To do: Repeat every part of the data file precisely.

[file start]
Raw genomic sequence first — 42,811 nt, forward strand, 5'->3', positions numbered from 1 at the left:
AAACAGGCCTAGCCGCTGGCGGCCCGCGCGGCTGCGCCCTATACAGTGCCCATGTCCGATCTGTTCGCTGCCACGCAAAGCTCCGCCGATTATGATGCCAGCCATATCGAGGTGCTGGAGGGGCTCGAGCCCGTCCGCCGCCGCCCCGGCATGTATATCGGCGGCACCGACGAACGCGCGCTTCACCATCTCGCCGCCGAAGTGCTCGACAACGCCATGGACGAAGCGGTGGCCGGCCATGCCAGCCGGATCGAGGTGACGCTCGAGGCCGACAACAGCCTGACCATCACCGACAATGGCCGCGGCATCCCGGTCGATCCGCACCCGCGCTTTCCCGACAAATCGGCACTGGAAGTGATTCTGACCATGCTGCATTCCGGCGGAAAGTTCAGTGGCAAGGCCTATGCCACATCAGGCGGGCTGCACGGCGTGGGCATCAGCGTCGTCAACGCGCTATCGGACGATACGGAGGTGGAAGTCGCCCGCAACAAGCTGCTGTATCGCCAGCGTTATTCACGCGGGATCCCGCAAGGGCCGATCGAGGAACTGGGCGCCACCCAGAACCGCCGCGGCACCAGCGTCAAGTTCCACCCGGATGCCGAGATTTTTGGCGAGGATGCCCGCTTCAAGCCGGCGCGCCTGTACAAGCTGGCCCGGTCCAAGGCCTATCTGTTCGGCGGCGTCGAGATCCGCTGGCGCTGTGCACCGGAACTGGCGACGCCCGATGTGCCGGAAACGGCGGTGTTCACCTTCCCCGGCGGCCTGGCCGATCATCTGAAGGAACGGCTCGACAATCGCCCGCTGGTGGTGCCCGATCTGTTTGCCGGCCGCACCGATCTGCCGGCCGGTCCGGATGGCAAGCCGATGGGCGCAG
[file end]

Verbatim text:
Raw genomic sequence first — 42,811 nt, forward strand, 5'->3', positions numbered from 1 at the left:
AAACAGGCCTAGCCGCTGGCGGCCCGCGCGGCTGCGCCCTATACAGTGCCCATGTCCGATCTGTTCGCTGCCACGCAAAGCTCCGCCGATTATGATGCCAGCCATATCGAGGTGCTGGAGGGGCTCGAGCCCGTCCGCCGCCGCCCCGGCATGTATATCGGCGGCACCGACGAACGCGCGCTTCACCATCTCGCCGCCGAAGTGCTCGACAACGCCATGGACGAAGCGGTGGCCGGCCATGCCAGCCGGATCGAGGTGACGCTCGAGGCCGACAACAGCCTGACCATCACCGACAATGGCCGCGGCATCCCGGTCGATCCGCACCCGCGCTTTCCCGACAAATCGGCACTGGAAGTGATTCTGACCATGCTGCATTCCGGCGGAAAGTTCAGTGGCAAGGCCTATGCCACATCAGGCGGGCTGCACGGCGTGGGCATCAGCGTCGTCAACGCGCTATCGGACGATACGGAGGTGGAAGTCGCCCGCAACAAGCTGCTGTATCGCCAGCGTTATTCACGCGGGATCCCGCAAGGGCCGATCGAGGAACTGGGCGCCACCCAGAACCGCCGCGGCACCAGCGTCAAGTTCCACCCGGATGCCGAGATTTTTGGCGAGGATGCCCGCTTCAAGCCGGCGCGCCTGTACAAGCTGGCCCGGTCCAAGGCCTATCTGTTCGGCGGCGTCGAGATCCGCTGGCGCTGTGCACCGGAACTGGCGACGCCCGATGTGCCGGAAACGGCGGTGTTCACCTTCCCCGGCGGCCTGGCCGATCATCTGAAGGAACGGCTCGACAATCGCCCGCTGGTGGTGCCCGATCTGTTTGCCGGCCGCACCGATCTGCCGGCCGGTCCGGATGGCAAGCCGATGGGCGCAG